by David Butler
“Woo! Balrog’s dead” – Phil Smith, upon the downfall of Malcolm Tucker, The Thick Of It
Cheers rang out in classrooms across England. The leaders of the NUT and NASUWT punched the air. The great phantom is finally vanquished. The revolution is over. Except, their celebrations are hollow and wasted. For there will be no return to the status quo ante. Gove’s school structure reforms are not going anywhere
In policy-making terms, institutions matter. Institutions set the rules of the game; they mediate and seek to balance powers through norms and rules. In the case of education, this means moderating the competing demands of parents, teachers, business, the wider community and the state (on behalf of the taxpayer/general citizenry). Through building institutions, politicians can embed the aims and principles they are seeking to achieve and extend.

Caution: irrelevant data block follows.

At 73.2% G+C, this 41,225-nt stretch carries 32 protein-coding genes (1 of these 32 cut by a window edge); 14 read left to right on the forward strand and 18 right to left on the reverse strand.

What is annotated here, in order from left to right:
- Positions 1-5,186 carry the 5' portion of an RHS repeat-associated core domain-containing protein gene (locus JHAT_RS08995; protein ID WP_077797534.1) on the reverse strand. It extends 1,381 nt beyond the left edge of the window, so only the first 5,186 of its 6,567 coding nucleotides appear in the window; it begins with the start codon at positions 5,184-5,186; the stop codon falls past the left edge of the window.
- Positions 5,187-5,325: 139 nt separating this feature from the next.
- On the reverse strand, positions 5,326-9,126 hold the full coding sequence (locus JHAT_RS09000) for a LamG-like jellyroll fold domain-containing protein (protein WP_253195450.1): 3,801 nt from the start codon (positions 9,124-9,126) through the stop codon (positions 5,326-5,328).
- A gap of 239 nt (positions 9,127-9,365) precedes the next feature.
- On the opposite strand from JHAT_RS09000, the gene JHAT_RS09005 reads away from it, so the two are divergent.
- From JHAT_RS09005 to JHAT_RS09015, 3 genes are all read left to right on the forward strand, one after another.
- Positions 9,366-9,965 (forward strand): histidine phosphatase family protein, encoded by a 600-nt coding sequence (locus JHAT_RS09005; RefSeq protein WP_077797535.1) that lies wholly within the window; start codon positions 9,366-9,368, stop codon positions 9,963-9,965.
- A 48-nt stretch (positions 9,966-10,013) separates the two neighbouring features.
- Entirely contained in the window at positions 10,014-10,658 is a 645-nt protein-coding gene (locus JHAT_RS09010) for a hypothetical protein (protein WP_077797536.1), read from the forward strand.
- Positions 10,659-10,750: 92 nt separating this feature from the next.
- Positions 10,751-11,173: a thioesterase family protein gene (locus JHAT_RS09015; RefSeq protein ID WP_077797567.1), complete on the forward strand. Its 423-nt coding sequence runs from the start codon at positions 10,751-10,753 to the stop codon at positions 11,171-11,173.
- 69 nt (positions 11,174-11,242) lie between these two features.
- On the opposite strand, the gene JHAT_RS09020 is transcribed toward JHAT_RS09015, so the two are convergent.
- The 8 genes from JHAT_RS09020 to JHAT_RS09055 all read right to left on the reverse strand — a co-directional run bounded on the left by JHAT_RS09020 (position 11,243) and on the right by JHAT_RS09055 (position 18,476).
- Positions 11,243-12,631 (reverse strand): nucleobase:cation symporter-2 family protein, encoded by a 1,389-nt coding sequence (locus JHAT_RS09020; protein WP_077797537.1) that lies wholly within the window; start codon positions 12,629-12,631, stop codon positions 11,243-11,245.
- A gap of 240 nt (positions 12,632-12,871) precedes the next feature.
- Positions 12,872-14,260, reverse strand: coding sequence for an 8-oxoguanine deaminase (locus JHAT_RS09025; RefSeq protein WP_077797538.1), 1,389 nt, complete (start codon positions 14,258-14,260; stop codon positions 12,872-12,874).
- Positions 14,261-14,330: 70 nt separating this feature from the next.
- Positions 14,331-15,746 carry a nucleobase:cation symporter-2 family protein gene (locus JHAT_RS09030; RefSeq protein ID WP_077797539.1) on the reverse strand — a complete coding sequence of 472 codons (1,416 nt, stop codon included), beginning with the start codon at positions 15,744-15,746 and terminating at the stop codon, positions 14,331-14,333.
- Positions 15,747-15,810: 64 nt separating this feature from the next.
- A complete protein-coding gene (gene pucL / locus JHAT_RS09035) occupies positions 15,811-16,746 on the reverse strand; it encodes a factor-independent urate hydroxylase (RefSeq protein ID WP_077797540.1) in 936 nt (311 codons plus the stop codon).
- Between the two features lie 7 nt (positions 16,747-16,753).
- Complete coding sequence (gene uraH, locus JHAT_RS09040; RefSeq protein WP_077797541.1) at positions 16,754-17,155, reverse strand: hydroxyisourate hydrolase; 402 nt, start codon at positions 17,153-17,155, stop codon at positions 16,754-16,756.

The institutional analysis can help explore Gove’s expansion of academies and creation of free schools. His reforms represent the culmination of a thirty-year project (of both centre-left and centre-right) to create, mould and embed a new institution, namely the independent state-funded school. Baker’s City Technology Colleges evolved into Adonis’s City Academies, which in turn provided the foundations for Govian Free Schools (and the Twigg-Hunt proposed Parent-Led Academies).
School autonomy, the main feature of the new institution, involves greater freedom over the curriculum (and its delivery), ability to set their own pay and conditions for staff, and control over school day and school term lengths. This autonomy is aimed at raising standards and extending parental choice (the principles capture by the institution).